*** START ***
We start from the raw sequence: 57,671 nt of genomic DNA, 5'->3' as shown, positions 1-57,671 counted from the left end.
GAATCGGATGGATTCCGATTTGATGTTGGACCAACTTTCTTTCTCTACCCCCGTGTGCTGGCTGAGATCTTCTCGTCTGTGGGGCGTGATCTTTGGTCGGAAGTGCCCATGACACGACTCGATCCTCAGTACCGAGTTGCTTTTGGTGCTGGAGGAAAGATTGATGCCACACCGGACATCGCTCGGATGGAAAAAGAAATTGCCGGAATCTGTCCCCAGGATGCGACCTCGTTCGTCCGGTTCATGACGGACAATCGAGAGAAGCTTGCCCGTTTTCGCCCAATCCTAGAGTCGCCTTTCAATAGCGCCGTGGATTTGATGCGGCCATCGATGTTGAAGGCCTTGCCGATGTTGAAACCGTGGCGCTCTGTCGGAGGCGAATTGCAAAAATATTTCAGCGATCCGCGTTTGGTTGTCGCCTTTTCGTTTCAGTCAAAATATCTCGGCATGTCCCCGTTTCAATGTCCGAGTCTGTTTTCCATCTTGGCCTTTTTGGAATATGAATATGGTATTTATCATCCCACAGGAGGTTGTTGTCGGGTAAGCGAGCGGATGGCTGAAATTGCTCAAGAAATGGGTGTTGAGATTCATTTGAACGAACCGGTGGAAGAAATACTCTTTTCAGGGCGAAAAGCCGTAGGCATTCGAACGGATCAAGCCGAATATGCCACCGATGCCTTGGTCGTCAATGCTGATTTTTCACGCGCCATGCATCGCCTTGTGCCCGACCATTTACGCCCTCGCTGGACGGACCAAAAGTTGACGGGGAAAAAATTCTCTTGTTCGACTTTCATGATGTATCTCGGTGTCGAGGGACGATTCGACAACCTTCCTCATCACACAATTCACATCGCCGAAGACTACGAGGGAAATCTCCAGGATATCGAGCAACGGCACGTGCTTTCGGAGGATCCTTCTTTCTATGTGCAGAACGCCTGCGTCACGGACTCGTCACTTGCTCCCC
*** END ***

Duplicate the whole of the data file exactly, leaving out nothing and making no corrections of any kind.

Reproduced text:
We start from the raw sequence: 57,671 nt of genomic DNA, 5'->3' as shown, positions 1-57,671 counted from the left end.
GAATCGGATGGATTCCGATTTGATGTTGGACCAACTTTCTTTCTCTACCCCCGTGTGCTGGCTGAGATCTTCTCGTCTGTGGGGCGTGATCTTTGGTCGGAAGTGCCCATGACACGACTCGATCCTCAGTACCGAGTTGCTTTTGGTGCTGGAGGAAAGATTGATGCCACACCGGACATCGCTCGGATGGAAAAAGAAATTGCCGGAATCTGTCCCCAGGATGCGACCTCGTTCGTCCGGTTCATGACGGACAATCGAGAGAAGCTTGCCCGTTTTCGCCCAATCCTAGAGTCGCCTTTCAATAGCGCCGTGGATTTGATGCGGCCATCGATGTTGAAGGCCTTGCCGATGTTGAAACCGTGGCGCTCTGTCGGAGGCGAATTGCAAAAATATTTCAGCGATCCGCGTTTGGTTGTCGCCTTTTCGTTTCAGTCAAAATATCTCGGCATGTCCCCGTTTCAATGTCCGAGTCTGTTTTCCATCTTGGCCTTTTTGGAATATGAATATGGTATTTATCATCCCACAGGAGGTTGTTGTCGGGTAAGCGAGCGGATGGCTGAAATTGCTCAAGAAATGGGTGTTGAGATTCATTTGAACGAACCGGTGGAAGAAATACTCTTTTCAGGGCGAAAAGCCGTAGGCATTCGAACGGATCAAGCCGAATATGCCACCGATGCCTTGGTCGTCAATGCTGATTTTTCACGCGCCATGCATCGCCTTGTGCCCGACCATTTACGCCCTCGCTGGACGGACCAAAAGTTGACGGGGAAAAAATTCTCTTGTTCGACTTTCATGATGTATCTCGGTGTCGAGGGACGATTCGACAACCTTCCTCATCACACAATTCACATCGCCGAAGACTACGAGGGAAATCTCCAGGATATCGAGCAACGGCACGTGCTTTCGGAGGATCCTTCTTTCTATGTGCAGAACGCCTGCGTCACGGACTCGTCACTTGCTCCCC